In the Gettysburg campaign, Stuart’s job is to screen the army.  There are fights at Aldie, Middleburg, and Upperville, and Stuart is almost captured at Middleburg.

On the night of 21-22 June, Stuart met with Lee and Longstreet, and it’s at this meeting that Stuart broached the idea of a ride around the Federal army.

At this point, two orders become important, one on 22 June and the other on 23 June,.

The 22 June orders said:

HEADQUARTERS, June 22, 1863.

Maj. Gen. J. E. B. STUART, Commanding Cavalry:

GENERAL: I have just received your note of 7.45 this morning to General Longstreet. I judge the efforts of the enemy yesterday were to arrest our progress and ascertain our whereabouts. Perhaps he is satisfied. Do you know where he is and what he is doing? I fear he will steal a march on us, and get across the Potomac before we are aware. If you find that he is moving northward, and that two brigades can guard the Blue Ridge and take care of your rear, you can move with the other three into Maryland, and take position on General Ewell’s right, place yourself in communication with him, guard his flank, keep him informed of the enemy’s movements, and collect all the supplies you can for the use of the army. One column of General Ewell’s army will probably move toward the Susquehanna by the Emmitsburg route; another by Chambersburg. Accounts from him last night state that there was no enemy west of Frederick. A cavalry force (about 100) guarded the Monocacy Bridge, which was barricaded. You will, of course, take charge of [A. G.] Jenkins’ brigade, and give him necessary instructions. All supplies taken in Maryland must be by authorized staff officers for their respective departments–by no one else. They will be paid for, or receipts for the same given to the owners. I will send you a general order on this subject, which I wish you to see is strictly complied with.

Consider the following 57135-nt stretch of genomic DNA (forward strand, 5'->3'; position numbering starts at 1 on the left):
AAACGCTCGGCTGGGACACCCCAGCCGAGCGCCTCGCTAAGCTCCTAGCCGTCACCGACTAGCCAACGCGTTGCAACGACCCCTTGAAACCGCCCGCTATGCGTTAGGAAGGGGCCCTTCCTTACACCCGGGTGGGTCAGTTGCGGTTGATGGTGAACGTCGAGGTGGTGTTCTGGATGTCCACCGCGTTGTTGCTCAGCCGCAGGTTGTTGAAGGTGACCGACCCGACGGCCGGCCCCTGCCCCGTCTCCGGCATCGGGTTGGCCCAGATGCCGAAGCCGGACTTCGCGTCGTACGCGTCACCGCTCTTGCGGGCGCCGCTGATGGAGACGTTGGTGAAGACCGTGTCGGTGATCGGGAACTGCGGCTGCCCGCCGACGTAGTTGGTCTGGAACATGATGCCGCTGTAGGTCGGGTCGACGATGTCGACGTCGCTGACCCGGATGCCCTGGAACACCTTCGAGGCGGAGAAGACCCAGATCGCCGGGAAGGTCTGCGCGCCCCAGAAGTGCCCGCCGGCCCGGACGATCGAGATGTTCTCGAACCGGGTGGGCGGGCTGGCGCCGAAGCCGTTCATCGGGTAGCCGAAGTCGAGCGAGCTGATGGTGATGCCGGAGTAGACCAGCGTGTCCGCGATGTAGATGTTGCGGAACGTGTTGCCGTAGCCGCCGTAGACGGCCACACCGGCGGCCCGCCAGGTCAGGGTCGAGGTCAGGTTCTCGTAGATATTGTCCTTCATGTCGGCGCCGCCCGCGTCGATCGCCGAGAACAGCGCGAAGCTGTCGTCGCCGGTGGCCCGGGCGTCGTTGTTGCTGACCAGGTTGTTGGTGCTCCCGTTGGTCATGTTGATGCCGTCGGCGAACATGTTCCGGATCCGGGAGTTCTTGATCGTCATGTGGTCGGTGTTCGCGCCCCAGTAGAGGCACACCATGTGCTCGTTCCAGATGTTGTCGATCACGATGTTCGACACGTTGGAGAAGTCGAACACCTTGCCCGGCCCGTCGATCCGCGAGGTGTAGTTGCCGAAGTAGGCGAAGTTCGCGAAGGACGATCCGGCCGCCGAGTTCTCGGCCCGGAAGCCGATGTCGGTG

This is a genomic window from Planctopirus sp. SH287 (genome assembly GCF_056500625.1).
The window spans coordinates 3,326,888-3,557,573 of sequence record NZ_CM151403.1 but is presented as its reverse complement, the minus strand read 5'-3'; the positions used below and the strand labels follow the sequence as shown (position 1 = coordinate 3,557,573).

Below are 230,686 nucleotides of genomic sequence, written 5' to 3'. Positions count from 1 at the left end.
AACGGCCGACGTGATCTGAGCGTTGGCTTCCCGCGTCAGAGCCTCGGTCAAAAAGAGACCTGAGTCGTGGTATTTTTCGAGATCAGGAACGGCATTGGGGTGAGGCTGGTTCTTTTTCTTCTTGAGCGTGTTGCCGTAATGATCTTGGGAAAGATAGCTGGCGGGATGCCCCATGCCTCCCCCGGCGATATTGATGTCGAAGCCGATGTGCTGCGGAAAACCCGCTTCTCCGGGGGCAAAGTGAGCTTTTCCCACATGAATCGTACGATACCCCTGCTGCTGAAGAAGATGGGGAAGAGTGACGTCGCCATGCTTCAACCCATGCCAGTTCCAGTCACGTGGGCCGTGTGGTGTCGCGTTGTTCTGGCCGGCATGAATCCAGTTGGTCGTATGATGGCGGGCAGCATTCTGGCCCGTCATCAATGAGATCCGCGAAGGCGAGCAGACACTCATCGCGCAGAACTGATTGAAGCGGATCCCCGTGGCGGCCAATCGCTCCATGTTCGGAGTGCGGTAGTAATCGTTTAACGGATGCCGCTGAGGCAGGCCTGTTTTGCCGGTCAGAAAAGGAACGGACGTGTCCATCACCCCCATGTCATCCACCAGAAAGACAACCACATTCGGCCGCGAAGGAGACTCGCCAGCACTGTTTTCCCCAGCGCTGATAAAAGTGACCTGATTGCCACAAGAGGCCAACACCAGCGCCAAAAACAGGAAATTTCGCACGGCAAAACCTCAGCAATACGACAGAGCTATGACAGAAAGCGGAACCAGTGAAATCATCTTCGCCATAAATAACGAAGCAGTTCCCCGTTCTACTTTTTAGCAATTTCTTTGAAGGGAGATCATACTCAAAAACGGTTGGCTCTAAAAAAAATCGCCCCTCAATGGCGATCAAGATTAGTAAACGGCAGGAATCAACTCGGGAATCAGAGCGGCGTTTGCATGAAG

I am, very respectfully, your obedient servant,

R. E. LEE, General.

[OR Series I, Vol 27, Part 3, p. 913]

The next day, the more critical orders arrived:

HEADQUARTERS ARMY OF NORTHERN VIRGINIA,
June 23, 1863–5 p.m.

Maj. Gen. J. E. B. STUART, Commanding Cavalry:

GENERAL: Your notes of 9 and 10.30 a.m. to-day have just been received. As regards the purchase of tobacco for your men, supposing that Confederate money will not be taken, I am willing for your commissaries or quartermasters to purchase this tobacco and let the men get it from them, but I can have nothing seized by the men.

If General Hooker’s army remains inactive, you can leave two brigades to watch him, and withdraw with the three others, but should he not appear to be moving northward, I think you had better withdraw this side of the mountain to-morrow night, cross at Shepherdstown next day, and move over to Fredericktown.

You will, however, be able to judge whether you can pass around their army without hinderance, doing them all the damage you can, and cross the river east of the mountains. In either case, after crossing the river, you must move on and feel the right of Ewell’s troops, collecting information, provisions, &c.

Give instructions to the commander of the brigades left behind, to watch the flank and rear of the army, and (in the event of the enemy leaving their front) retire from the mountains west of the Shenandoah, leaving sufficient pickets to guard the passes, and bringing everything clean along the Valley, closing upon the rear of the army.

As regards the movements of the two brigades of the enemy moving toward Warrenton, the commander of the brigades to be left in the mountains must do what he can to counteract them, but I think the sooner you cross into Maryland, after to-morrow, the better.

The movements of Ewell’s corps are as stated in my former letter. Hill’s first division will reach the Potomac to-day, and Longstreet will follow to-morrow.

Be watchful and circumspect in all your movements.

I am, very respectfully and truly, yours,

R. E. LEE, General

[OR Series I, Vol 27, Part 3, p. 923]